Summary: There's a killer on the loose, and in order to bring him to justice, Static and Gear need to enlist the help of…Hotstreak! Will eventually be SLASH!

Rating: PG-13, maybe R in later chapters. For those who have read my other works, this should prove to be one of my shorter fics.

Warnings: disturbing themes, a little language.

Category: Mystery, Angst, Romance

Disclaimer: I don't own the boys—WB and DC comics owns them. I'm just borrowing them for now ;)

Author's Notes: my first foray into Static Shock fan fiction! Please be kind…;


Chapter 1: A New Alliance

April 16th, 9:30 am. Dakota Penitentiary

The guards were even more jumpy than usual. Then again, it wasn't very often when a high-profile inmate receives a visit from someone like this. The armed officers of the maximum security prison straightened up as the warden, a tall, thin, graying man escorted the esteemed quest through the necessary checkpoints. The visitor was stripped of anything that could have possibly been a weapon. The warden sent him an apologetic look, saying that given the types of inmates, they couldn't be too careful.

The visitor was finally led to a separate room, and took a seat in front of a counter with a thick glass pane, understandably bullet-proof. There was a telephone receiver to his left and he watched and waited patiently. On the other side of the glass, a door opened, and an inmate wearing the orange jumpsuit uniform was led in, his hands handcuffed in front of him.

He was a handsome man, make no mistake, with his sun-kissed skin, well-toned muscles from hours of intense workouts, and an easy stride like a cat on the prowl matched perfectly with the cat-like grin on his face, and the longish flaming red hair. He took his seat opposite the visitor and waited as the handcuffs were removed. He picked up the receiver on his end and leaned forward conspiringly.

The visitor mirrored his actions, and stared him down, his dark eyes meeting the inmate's green orbs that shone like polished jade.

"Well," the inmate said, "Static Shock, to what do I owe the honor?"

"Hotstreak," the super hero said, "I see doing hard time hasn't changed you much." Static had matured since his early years—now he was taller, stronger, had better usage of his powers, and, as many female fans had noticed, he had grown, if possible, more handsome. The uniform he was accustomed to wearing was still the same, with a few helpful alterations thanks to his "partner in crime" Gear.

"I can still whip your ass in a fight, make no mistake of that," the redhead sneered. Hotstreak's attitude hadn't changed so much, either. He was still impulsive and prone to frequent fights once the embers of his temper were stoked. Though he had grown his hair out, and was in the process of growing a goatee, he still looked the same as he always had. Just now, he had that satisfied smirk on his face, and he had become much smoother in talk and manners.

Prison had in fact changed him more than even he knew. After the second Big Bang, through some weird twist of fate, he and Ebon had separated and retained their earlier abilities. Ebon later went on to be a crime lord, yet was now doing time in a California prison, and was also given the cure for the Bang, so now he was no different from his fellow man.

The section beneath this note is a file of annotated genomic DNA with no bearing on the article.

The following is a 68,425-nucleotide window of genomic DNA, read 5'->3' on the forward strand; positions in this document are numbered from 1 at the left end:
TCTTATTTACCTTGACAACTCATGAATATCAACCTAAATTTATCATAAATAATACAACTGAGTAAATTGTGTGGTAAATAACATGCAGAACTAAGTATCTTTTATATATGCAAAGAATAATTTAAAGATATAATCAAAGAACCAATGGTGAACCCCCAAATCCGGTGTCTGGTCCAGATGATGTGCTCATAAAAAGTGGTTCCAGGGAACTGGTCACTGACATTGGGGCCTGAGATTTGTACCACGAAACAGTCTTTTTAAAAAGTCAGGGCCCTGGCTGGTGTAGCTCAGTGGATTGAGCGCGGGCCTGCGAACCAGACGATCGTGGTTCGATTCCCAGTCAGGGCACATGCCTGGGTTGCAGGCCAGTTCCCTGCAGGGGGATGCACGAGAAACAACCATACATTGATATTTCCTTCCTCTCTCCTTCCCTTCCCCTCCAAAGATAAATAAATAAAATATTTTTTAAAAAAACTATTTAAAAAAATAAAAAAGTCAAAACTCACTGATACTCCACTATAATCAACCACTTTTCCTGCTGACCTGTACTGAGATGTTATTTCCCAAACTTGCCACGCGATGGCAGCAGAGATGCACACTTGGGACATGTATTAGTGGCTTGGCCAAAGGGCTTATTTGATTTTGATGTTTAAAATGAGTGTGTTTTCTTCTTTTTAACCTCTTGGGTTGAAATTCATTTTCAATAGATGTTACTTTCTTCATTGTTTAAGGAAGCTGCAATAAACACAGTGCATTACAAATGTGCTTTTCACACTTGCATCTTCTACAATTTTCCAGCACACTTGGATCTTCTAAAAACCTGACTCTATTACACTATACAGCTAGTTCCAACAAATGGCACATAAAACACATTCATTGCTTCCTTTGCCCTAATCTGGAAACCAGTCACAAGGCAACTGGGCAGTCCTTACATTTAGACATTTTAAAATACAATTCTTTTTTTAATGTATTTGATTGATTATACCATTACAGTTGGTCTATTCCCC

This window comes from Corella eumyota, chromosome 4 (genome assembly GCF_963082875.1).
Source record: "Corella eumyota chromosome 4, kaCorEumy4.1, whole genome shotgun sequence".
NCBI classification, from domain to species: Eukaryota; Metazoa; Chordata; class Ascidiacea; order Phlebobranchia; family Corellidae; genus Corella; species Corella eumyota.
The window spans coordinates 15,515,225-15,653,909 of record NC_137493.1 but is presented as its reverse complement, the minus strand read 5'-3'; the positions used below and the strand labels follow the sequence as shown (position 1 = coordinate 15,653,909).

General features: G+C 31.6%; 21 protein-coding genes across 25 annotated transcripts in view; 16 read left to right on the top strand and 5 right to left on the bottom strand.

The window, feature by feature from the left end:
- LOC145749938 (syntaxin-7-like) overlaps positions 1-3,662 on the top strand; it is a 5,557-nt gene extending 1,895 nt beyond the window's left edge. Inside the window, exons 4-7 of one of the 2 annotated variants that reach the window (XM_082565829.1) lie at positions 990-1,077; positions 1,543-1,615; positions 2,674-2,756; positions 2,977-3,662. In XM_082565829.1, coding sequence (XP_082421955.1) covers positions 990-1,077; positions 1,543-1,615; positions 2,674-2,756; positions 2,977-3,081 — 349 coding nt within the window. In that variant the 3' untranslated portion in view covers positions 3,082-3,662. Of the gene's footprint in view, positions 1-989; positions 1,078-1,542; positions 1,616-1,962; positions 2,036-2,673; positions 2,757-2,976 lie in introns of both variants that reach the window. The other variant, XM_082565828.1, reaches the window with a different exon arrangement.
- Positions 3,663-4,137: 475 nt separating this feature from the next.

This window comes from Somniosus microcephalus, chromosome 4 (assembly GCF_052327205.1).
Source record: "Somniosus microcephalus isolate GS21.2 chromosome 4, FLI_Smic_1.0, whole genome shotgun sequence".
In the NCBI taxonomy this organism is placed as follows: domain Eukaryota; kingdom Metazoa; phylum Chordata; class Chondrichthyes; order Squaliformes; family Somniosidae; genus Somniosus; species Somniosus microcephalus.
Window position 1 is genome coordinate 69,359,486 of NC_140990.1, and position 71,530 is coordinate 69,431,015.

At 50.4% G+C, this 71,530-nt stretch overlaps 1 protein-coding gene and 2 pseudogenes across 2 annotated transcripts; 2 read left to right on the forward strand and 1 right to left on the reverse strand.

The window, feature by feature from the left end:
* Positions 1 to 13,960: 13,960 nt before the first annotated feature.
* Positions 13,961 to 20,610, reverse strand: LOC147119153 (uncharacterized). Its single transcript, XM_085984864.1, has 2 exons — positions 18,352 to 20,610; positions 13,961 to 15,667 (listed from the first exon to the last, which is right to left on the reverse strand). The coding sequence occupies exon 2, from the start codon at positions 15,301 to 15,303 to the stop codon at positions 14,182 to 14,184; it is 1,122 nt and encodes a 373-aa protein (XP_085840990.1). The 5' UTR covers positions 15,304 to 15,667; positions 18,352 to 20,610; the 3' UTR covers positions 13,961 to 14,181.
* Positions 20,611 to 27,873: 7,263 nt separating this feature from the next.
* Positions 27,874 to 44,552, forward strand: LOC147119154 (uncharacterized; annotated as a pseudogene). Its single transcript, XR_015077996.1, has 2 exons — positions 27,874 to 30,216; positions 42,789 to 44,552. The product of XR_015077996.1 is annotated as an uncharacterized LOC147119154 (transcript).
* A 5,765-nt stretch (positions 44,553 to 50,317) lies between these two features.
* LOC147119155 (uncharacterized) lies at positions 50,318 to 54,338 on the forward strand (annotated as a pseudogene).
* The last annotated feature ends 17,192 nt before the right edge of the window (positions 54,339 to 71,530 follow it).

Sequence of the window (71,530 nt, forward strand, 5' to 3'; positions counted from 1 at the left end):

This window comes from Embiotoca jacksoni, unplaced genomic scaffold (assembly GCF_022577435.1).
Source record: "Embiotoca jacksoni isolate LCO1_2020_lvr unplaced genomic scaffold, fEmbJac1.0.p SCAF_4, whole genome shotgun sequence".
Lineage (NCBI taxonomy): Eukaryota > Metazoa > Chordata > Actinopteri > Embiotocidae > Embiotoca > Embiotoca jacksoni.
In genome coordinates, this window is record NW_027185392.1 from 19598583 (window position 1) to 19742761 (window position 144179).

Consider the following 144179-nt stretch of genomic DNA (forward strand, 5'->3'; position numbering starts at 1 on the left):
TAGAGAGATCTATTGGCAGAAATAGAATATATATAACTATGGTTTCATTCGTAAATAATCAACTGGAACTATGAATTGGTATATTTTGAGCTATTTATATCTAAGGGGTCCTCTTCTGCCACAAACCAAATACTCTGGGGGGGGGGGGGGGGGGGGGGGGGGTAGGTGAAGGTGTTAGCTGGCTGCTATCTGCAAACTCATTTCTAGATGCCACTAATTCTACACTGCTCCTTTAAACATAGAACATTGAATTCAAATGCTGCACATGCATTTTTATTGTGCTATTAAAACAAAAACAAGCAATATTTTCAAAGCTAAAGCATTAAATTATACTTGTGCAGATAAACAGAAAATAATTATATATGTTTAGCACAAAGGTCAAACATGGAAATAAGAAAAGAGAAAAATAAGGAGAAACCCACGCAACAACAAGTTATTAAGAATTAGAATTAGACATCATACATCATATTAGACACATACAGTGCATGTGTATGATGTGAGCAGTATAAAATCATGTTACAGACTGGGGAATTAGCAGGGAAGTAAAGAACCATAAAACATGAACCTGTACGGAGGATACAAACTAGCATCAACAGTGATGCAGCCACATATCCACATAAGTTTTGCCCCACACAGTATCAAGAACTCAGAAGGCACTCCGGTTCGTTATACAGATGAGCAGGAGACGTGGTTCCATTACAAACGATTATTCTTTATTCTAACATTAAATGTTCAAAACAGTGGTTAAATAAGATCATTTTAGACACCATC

Hotstreak had kept his powers on the other hand, and offered, in exchange for an early release, that he be used as a part of a scientific study. No one objected, and scientists had been able to learn a lot from his cooperation.

Now, however, Hotstreak would find himself cooperating in a different fashion.

"Hotstreak," Static said again, his voice strong, resolute, and smooth, "I…We need your help."

"My help? Well ain't that somethin'…"

"You've heard about the Dakota Destroyer, haven't you?"

The red-head looked bewildered for a moment. "Yeah, I've heard some things. Why, what's the deal?"

"We can't find him."

"And I'll somehow be able to help? How? I've been in here since I was 18, I'm 25 now…"

"Twenty-six…your birthday was yesterday," Static corrected.

"Was it? Oh, wait…you're right. See," he leaned his head against his knuckle, chuckling mirthlessly, "No one visits anymore, so I forget some things."

"But you've heard about the Destroyer," the hero pointed out.

"All I know is what the newspapers know—and that's all any of us know in here!" Hotstreak countered. "If you have any leads, go ahead and follow them. I can't help you."

"Yes you can." Static sighed and hung his head, disbelieving what he was about to say, "Hotstreak, we've heard from the various police files that the Dakota Destroyer is a serial killer, whose methods and cruelty rival that of Charles Manson, Ted Bundy, and the Unabomber combined. He's dangerous, and has a vast knowledge of the underworld."

Hotstreak ran a hand over his face and sighed through his nose. "I'd like to help you—no, really, I would—but I haven't been on the streets in eight years, and too much has changed. All the old haunts are probably long gone."

"The old station is still there."

"Seriously? God, that takes me back…" he leaned back in his chair, running a hand through his hair. "It still being used?"

"Mostly by homeless people and runaways. It's sort of become a half-way house to freedom for some."

"Freedom, yeah that's what it used to be about. Then we had to steal to get what we needed…But you don't want to hear about that, do you?"

"Not really. I want to know one thing: will you help?"

"I still don't know how I can help."

"You know him."

"Who?"

"The Destroyer—you know him personally."

"I do?" he looked confused, and it wasn't such an unflattering look on him. "Since when?"

"Guess who?" Static looked a little sly and gave Hotstreak a knowing look. The redhead grimaced and groaned.

"Oh HELL no…You're kidding."

"Wish I was."

"Well how the hell did he get out of the clink?"

"Your guess is as good as mine—from what I'd heard, he had been killed in a fight."